2/24 Tribute to Kobe and Gianna

I have been personally touched by Kobe and Gianna’s loss and wanted to honor their memory by writing a special post in my personal blog.

I am not a big fan of basketball, but if I had to choose a sport to watch, basketball would be it without hesitation.

I was debating about writing this post.  I wanted my blog to just focus on my personal experiences growing up in Mexico and how I adjusted living in the U.S. after I moved here.  When I heard the news of Kobe and Gianna’s helicopter crash that Sunday morning, I was shocked and, as the days and weeks went by, I thought I was just going to put this news aside like other celebrities’ news that pass away unexpectedly.  However, I soon realized this was going to be different and would be something I could share as part of my blog.

I was never a sports player, but I do remember that as a freshman in high school I tried for the basketball team.  At first it was fun doing all those new warm-up exercises with a team of other girls.  However, just learning how to play basketball for the first time as a fifteen-year old freshman in high school was difficult for me.  I knew then basketball wasn’t for me and didn’t continue playing after that first semester.

The great lesson I learned from this experience is that you have to try new things, you have to push yourself to new challenges and at least be able to say that you tried and did your best.

The news of Kobe and Gianna’s loss brought back these highs school memories and struck a chord within me.  Perhaps the reason why it has impacted me so much, even though I didn’t know him personally, is because I am also a parent.  I’m a mother of a beautiful nine-year old who reminds me of Gianna.  Thinking about that makes me ponder about my own daughter –her dreams, her aspirations, how she seems me, and how I see her, as well.

Perhaps one reason why Kobe and Gianna’s story has touched many people is because it reminds those of us who are parents of our own kids.  Kobe was, when all is set and done, just a father who wanted to help his daughter live her dream.

Every time I hear about Gigi and her dream of becoming a basketball player one day, I am brought to tears.  The notion of the dreams that never came to be gets me every time.  Gigi had her eyes and hopes set high; she was ready to go and be a star like her Dad.

Today, I tuned into the Los Angeles Lakers YouTube channel to watch Kobe and Gianna Bryant’s Celebration of Life and it was really emotional.  The one speech that really touched me was Vanessa Bryant’s tribute to her daughter and husband.  When I hear all the wonderful things that her daughter did for her, her personality, and the little things she did to make her mom smile, it makes me cry.  Vanessa said her daughter was kind, thoughtful, and loving; three qualities that my own daughter also exemplifies.  She said of her daughter that her motto was, “there is no act of kindness that is too small to make a difference in someone’s life.”

I think about Gianna and my own daughter and it makes me think of how important it is to develop a deeper relationship with my own daughter; by spending quality time with her and sharing a passion with her.  Like Kobe did with Gigi.

Kobe and Gianna have inspired me to better my relationship with my own daughter.  I want to be more patient, kinder and more compassionate with her.  But most importantly, I want to spend more quality time with my daughter and I thought of the perfect way to do that starting right now: running.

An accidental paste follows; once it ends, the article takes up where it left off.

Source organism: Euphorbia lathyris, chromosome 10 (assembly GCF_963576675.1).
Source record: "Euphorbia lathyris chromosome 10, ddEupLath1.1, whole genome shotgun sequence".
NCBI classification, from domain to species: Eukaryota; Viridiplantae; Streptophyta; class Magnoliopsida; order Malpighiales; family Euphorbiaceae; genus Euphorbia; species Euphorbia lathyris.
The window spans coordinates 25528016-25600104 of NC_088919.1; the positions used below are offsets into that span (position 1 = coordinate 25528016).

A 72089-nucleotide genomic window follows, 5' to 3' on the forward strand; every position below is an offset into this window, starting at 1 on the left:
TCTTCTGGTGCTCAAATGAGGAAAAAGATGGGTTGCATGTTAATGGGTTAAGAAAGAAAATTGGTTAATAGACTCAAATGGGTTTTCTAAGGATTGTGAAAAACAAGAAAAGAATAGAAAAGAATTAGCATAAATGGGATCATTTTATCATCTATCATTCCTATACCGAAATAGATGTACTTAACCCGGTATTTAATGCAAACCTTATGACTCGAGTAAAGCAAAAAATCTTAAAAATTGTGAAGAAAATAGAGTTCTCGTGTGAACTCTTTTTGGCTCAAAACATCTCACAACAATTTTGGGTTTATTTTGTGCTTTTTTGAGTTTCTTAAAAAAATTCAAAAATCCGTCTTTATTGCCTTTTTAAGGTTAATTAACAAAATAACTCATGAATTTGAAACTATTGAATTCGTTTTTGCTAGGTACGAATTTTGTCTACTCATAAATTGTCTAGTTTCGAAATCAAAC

My daughter and I both enjoy running.  We started running last year, but stopped once school ended before summer.

I believe sharing a common passion with my daughter will help us bond and running is something that we both enjoy and have fun doing.

If Kobe could share a word of wisdom with all of us right now, what would he say to us parents about our relationship with our daughters? I think he would say that we need to be grateful for each moment we have with our children, to spend time with them, and be an involved parent.  I think he would say we need to be interested in the things that our children are passionate about and share that passion with them.

I look at my own daughter and I feel grateful and blessed to be able to hug her right now and show her how much I love her.  I know I was inspired by Kobe’s relationship with his daughter to get out there and do more with my own daughters.  There are many things that I am passionate about that I want to share with them.

Kobe and Gianna, your memory will live with us forever.  You have truly inspired us! May all of you, including the other parents and daughters who were in that fateful helicopter ride, rest in peace.

Kobe and Gianna Bryant – I imagine them looking down at us like this from Heaven.

 

A Very Special Christmas in San Luis Potosí

This last Christmas I went to Mexico to spend the holidays with distant relatives.  Last time I saw my relatives was five years ago, and the last time I spent a Christmas in Mexico was twenty-one years ago.  I am originally from San Luis Potosi, a city located in central Mexico, where I spend this last Christmas.  I wanted my family to experience Christmas in Mexico for the first time.

Christmas in Mexico is very different than in the United States.  In Mexico, las Posadas is an integral part of the Christmas celebrations.  The tradition of Las Posadas comes from Spain and it was brought to Mexico and other Latin American countries by the Catholic Church.  For 400 years, starting in 1586, Mexicans have celebrated las Posadas in December.  Other countries in Latin America and in the U.S., in communities where Spanish cultural influence remains strong, las Posadas is also part of their cultural Christmas tradition.  Most of these celebrations take place in the Southwest; in states like New Mexico, Texas, Arizona, and California.